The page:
FIGS. 39-41 are side views of distal ends of alternative embodiments of an apparatus for imaging tissue (FIG. 39) and/or cannulating a body lumen (FIG. 41).

DETAILED DESCRIPTION OF THE PREFERRED EMBODIMENTS

Turning to the drawings, FIGS. 1A-1C show a first preferred embodiment of an apparatus 10 for imaging a body lumen, e.g., for visualizing, accessing, and/or cannulating a body lumen from a body cavity (not shown). In a preferred embodiment, as explained further below, the apparatus 10 may be used for imaging a wall of a right atrium of a heart, e.g., for visualizing, accessing, and/or cannulating a coronary sinus ostium, although the apparatus 10 may be used for visualizing, accessing, and/or cannulating other body lumens as well. Generally, as shown in FIG. 1A, the apparatus 10 may include a catheter or other elongate member 12, a balloon or other expandable member 50 on a distal end 16 of the catheter 12, and an imaging assembly 62 carried by the distal end 16 of the catheter 12 for imaging through the balloon 50.

The catheter 12 generally is an elongate tubular body including a proximal end 14, a distal end 16 having a size and shape for insertion into a patient's body, and a central longitudinal axis 18 extending between the proximal and distal ends 14, 16. The catheter 12 may include one or more lumens 20 also extending between the proximal and distal ends 14, 16, e.g., a cannulation lumen 20 a, an inflation lumen 20 b, and one or more lumens 20 c, 20 d (best seen in FIG. 1C) for the imaging assembly 62.

The catheter 12 may be substantially flexible, semi-rigid, and/or rigid along its length, and may be formed from a variety of materials, including plastic, metal and/or composite materials, as is well known to those skilled in the art. For example, the catheter 12 may be substantially flexible at the distal end 16 to facilitate advancement through tortuous anatomy, and/or may be semi-rigid or rigid at the proximal end 14 to enhance pushability of the catheter 12 without substantial risk of buckling or kinking.

Preferably, the catheter 12 is steerable, i.e., the distal end 16 may be controllably deflected transversely relative to the longitudinal axis 18. In the embodiment shown in FIGS. 1A-1C, a single pullwire or other steering element 22 may be provided, e.g., within one of the lumens 20, for steering the distal end 16 of the catheter 12 in one transverse plane (thereby providing one degree of freedom). Alternatively, in another embodiment, such as that shown in FIGS. 2A and 2B, two pullwires 22′ may be provided for steering the distal end 16′ of the catheter 12′ in two orthogonal planes (thereby providing two degrees of freedom).

The pullwire(s) 22 may be a cable, wire, band, and the like that may be slidably disposed within a lumen, such as the inflation lumen 20 b shown in FIG. 1C. The pullwire(s) 22 may be attached or otherwise fixed relative to the catheter 12 at a location adjacent the distal end 16, preferably offset radially outwardly from the central axis 18. Thus, when the pullwire 22 is pulled proximally, e.g., from the proximal end 14 of the catheter 12, a bending force may be applied to the distal end 16, causing the distal end 16 to bend transversely relative to the central axis 18.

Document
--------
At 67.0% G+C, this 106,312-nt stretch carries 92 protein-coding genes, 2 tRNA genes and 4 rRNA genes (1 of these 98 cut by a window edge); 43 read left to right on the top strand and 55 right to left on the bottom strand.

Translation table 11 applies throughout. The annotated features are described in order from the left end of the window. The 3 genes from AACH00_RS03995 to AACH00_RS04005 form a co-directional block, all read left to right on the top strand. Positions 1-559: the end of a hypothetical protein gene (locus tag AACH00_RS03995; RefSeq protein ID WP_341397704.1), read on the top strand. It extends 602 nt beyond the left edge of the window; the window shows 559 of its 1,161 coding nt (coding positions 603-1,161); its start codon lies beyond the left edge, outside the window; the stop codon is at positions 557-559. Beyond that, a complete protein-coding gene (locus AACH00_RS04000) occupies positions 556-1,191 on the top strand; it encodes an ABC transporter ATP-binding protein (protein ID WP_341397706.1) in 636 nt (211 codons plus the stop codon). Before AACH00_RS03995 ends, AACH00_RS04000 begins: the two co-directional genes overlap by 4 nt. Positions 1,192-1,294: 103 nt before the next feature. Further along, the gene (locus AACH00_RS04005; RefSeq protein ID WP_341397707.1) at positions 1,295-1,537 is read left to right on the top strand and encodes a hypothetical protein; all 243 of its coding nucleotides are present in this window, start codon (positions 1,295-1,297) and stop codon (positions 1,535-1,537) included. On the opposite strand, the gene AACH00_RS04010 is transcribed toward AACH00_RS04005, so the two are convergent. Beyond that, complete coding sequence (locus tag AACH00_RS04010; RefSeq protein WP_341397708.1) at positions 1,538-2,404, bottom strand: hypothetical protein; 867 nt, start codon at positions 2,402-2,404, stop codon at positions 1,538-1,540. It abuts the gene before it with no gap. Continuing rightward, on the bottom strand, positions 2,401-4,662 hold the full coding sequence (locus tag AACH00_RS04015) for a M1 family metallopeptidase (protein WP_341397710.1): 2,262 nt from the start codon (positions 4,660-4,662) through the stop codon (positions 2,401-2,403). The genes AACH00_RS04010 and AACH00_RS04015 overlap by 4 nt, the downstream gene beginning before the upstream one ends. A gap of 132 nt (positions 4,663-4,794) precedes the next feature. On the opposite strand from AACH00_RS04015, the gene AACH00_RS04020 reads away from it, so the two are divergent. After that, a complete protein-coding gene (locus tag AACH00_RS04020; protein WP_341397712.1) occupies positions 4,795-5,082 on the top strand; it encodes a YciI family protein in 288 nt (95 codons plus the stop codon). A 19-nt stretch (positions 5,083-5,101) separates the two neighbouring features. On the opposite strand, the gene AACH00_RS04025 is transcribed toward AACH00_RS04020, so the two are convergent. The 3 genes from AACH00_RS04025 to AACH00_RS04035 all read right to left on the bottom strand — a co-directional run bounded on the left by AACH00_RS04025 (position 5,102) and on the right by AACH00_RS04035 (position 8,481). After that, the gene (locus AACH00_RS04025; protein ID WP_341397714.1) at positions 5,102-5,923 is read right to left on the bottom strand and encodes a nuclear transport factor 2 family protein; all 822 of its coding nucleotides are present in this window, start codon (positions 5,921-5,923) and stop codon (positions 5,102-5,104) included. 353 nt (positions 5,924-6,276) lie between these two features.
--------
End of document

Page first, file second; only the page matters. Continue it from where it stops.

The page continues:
The catheter 12 may also include a handle or other control mechanism 30 coupled to or otherwise provided on the proximal end 14 of the catheter 12. The handle 30 may include one or more steering controls 32 that may be actuated to steer the distal end 16 of the catheter 12. For example, as shown in FIG. 1, a dial 32 may be provided that may be coupled to the pullwire 22. The dial 32 may be rotated to apply a proximal force on the pullwire 22, thereby bending the distal end 16 of the catheter 12. In a further alternative, the steering control 32 may include a slider coupled to a pullwire (not shown) such that translation of the slider translates the pullwire, causing deflection of the distal tip of the catheter 12 as the pullwire is placed in tension or compression. Exemplary embodiments of steering controls are disclosed in application Ser. No. 11/062,074, filed Feb. 17, 2005, the entire disclosure of which is expressly incorporated by reference herein.

Optionally, one or more elements of the imaging assembly 62, e.g., the imaging fiber and/or light guide (described elsewhere herein) may be used as a pullwire. For example, as shown in FIG. 31, an image sensor 5 may be coupled to an imaging fiber 3 that also function as a pullwire within a handle 30 of the apparatus 10 (not shown; see, e.g., FIG. 1). A slider 4 may be coupled to the imaging fiber 3 enabling the user to steer a distal end 16 of the apparatus 10 (not shown; see, e.g., FIG. 1) by translating the imaging fiber 3. In embodiments where the image sensor 5 is coupled to a separate circuit board 2, a flexible connector 1 may be used to couple the image sensor 5 to the circuit board 2. The flexible connector 1 may be sufficiently long and flexible to accommodate axial translation of the image sensor 5 relative to the circuit board 2 when the imaging fiber 3 is moved during steering. In an exemplary embodiment, the flexible connector 1 may be fabricated from fiberglass, polyimide, and the like and may have appropriate electrical traces and/or connectors for electrically coupling the image sensor 5 to the circuit board 2, as are known to those skilled in the art. Alternatively, the entire camera (e.g., including an image sensor 5 and any circuitry, such as circuit board 2) may be slidably disposed within the handle 30. In a further alternative, the imaging fiber 3 may be sufficiently flexible to accommodate proximal bending during axial translation of the imaging fiber 3 relative to the circuit board 2.